Standing Up for Kobe: Cooling Off Yahoo’s Over-Heated Miami Fan

Don’t get it twisted though—it’s not Kobe’s fire that makes him better than Dwyane Wade—it’s the product of that fire. (More on this later).

Desire belongs to a branch of intangibles that act as the spam of otherwise intelligible dialogue. Romantics at heart, we are drawn to these concoctions because they feed our taste for a caramelized reality with fictional elements, the sweet treat of a good story.

Do people live in realities that are caramelized in Miami? Are their realities shipped overseas to be caramelized? I’m broke, so I doubt I could afford it anyway.

So, it’s not rings which make a player great. It’s not the intangibles. So, where is this supposed universe, where Dwyane Wade and his misplaced “y” are indeed better than Kobe Bryant?

Quantifying Greatness:

So how do we determine who’s better? We watch the games. But since we are not all savants that can remember the outcome of every single play during the regular season and playoffs, there are people recording everything that happens and analyzing it.

The science is called statistics.

Let me say just this: I hate statistics in life in general—but especially in basketball. The game of basketball, to me, is simply too deep for statistics. For example, living in Ohio, I get to watch a lot of the Cleveland Cavaliers. Anderson Varajao is one of my favorite players. To watch him play on a night-to-night basis is an absolute pleasure. He can dominate stretches of games in the tiniest of ways. But if you just read the box-score after the game you’d think he played filler minutes. Basketball is like a good story—all the answers are there if you take the time to actually look and think.

People intrinsically fall back on stats to back up their points and ignore the stats which don’t. It’s human nature. I have a feeling that’s what’s coming here.

“Anyone who’s interested in quantifying greatness needs to become familiar with statistics. The Player Efficiency Rating (PER), for instance, does an impressive job at rating a player in one statistic. Career leaders in PER include Jordan, LeBron, Wilt, Wade, Kareem, Magic, K. Malone, Kobe, Bird and Hakeem, names that belong on any all time top 20 list. As explained by PER formulator John Hollinger, the PER ” sums up all a player’s positive accomplishments, subtracts the negative accomplishments, and returns a per-minute rating of a player’s performance.”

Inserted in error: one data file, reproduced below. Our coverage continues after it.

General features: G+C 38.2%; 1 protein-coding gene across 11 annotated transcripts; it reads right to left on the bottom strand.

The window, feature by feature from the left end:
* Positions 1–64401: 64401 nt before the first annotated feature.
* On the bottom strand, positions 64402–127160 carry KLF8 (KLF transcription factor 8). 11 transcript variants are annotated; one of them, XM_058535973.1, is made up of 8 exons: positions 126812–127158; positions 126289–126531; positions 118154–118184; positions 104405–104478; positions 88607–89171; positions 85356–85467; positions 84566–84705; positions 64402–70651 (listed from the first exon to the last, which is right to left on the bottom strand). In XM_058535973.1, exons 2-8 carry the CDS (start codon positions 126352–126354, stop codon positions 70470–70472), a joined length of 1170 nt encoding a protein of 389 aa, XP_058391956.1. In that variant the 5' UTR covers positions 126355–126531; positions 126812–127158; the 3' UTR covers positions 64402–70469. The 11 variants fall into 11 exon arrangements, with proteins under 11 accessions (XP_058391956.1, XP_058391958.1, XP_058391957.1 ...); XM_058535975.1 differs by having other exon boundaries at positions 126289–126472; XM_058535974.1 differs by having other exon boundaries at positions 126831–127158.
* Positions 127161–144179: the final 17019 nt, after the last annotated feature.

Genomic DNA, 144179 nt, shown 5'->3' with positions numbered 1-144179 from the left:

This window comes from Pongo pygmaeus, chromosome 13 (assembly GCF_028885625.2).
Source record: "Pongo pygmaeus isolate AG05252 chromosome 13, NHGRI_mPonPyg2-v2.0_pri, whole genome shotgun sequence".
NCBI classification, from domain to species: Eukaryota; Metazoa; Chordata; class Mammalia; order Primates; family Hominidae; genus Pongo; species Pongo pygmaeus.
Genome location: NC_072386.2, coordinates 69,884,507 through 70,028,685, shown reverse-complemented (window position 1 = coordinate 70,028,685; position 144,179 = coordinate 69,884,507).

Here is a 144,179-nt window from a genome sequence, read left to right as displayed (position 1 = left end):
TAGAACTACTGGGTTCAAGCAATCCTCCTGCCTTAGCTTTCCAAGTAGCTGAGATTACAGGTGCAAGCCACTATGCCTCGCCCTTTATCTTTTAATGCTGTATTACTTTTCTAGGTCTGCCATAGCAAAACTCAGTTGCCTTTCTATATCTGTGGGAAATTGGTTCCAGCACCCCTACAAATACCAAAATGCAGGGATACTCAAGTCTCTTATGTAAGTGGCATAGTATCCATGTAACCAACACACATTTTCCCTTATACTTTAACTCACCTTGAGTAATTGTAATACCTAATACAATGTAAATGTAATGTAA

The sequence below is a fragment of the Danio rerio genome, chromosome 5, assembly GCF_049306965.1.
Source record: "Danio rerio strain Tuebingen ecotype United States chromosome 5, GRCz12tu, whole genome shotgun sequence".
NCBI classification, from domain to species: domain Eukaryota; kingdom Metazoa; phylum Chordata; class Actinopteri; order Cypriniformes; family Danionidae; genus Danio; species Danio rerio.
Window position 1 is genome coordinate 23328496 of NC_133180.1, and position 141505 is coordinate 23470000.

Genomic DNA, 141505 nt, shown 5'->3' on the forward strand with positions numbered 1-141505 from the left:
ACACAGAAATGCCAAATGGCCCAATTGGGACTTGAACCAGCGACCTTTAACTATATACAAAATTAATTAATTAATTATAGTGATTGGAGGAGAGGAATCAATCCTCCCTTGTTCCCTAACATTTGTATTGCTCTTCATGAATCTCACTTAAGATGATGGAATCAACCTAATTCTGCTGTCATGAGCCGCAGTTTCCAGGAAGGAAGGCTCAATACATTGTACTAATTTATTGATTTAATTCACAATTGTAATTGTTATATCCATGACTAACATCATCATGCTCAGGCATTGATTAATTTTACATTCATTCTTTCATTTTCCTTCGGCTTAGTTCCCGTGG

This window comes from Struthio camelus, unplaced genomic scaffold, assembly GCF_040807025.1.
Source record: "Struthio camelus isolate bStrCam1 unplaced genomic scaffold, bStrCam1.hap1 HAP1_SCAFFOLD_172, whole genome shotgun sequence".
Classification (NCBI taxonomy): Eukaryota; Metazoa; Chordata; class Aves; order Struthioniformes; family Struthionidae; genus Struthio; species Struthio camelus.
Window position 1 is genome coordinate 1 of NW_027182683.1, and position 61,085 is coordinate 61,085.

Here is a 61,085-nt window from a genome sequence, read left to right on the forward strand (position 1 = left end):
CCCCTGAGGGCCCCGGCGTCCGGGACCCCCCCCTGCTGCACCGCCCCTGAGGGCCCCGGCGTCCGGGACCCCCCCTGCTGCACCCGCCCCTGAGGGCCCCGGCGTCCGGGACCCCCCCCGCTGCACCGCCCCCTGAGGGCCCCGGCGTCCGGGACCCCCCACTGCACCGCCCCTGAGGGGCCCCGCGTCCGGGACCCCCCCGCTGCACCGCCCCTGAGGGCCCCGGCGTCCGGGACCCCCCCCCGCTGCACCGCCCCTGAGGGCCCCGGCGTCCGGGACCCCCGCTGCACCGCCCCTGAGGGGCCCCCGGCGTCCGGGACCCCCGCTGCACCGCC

So how does Kobe stack up against LeBron or Wade?


LeBron tops Kobe (and everyone except for Michael Jordan) 26.77 to 23.54, and Wade isn’t too far behind with 25.59.”

These tactics need to be studied for millennium in law school. Seriously. You see what ol’ Charles did here? He made an argument, then said, “all points that go against me—they don’t count.” Then he said, here’s the solution to our argument, and he brought the one place Dwyane Wade beats Kobe Bryant: John Hollinger’s PER rating.

So, I guess Zydrunas Ilgauskus is the 106th best player in the history of the NBA. Stephon Marbury? Had a better career than Jason Kidd. Jermaine O’Neal was more productive than James Worthy! And Tohmmy Heihnson is better than Gerald Wallace!

This is what PER tells you. And this is the prosecution’s crux of the case against Kobe Bryant? Dwyane Wade is better because John Hollinger (who has picked the Jazz over the Lakers in 6 games over the last six years) created some logarithm, and boom—Dwyane Wade is better than Kobe Bryant. (And I guess David Robinson was better than Shaquille O’Neal).

Let’s just ignore this idiocy for a moment and let Mr. Collins dig his grave a little deeper.

Statistically, Wade dominates.

The discrepancy between Wade and Kobe becomes even greater in the playoffs and the Olympics.

Next: Kobe’s no good in the clutch? Uh, what?
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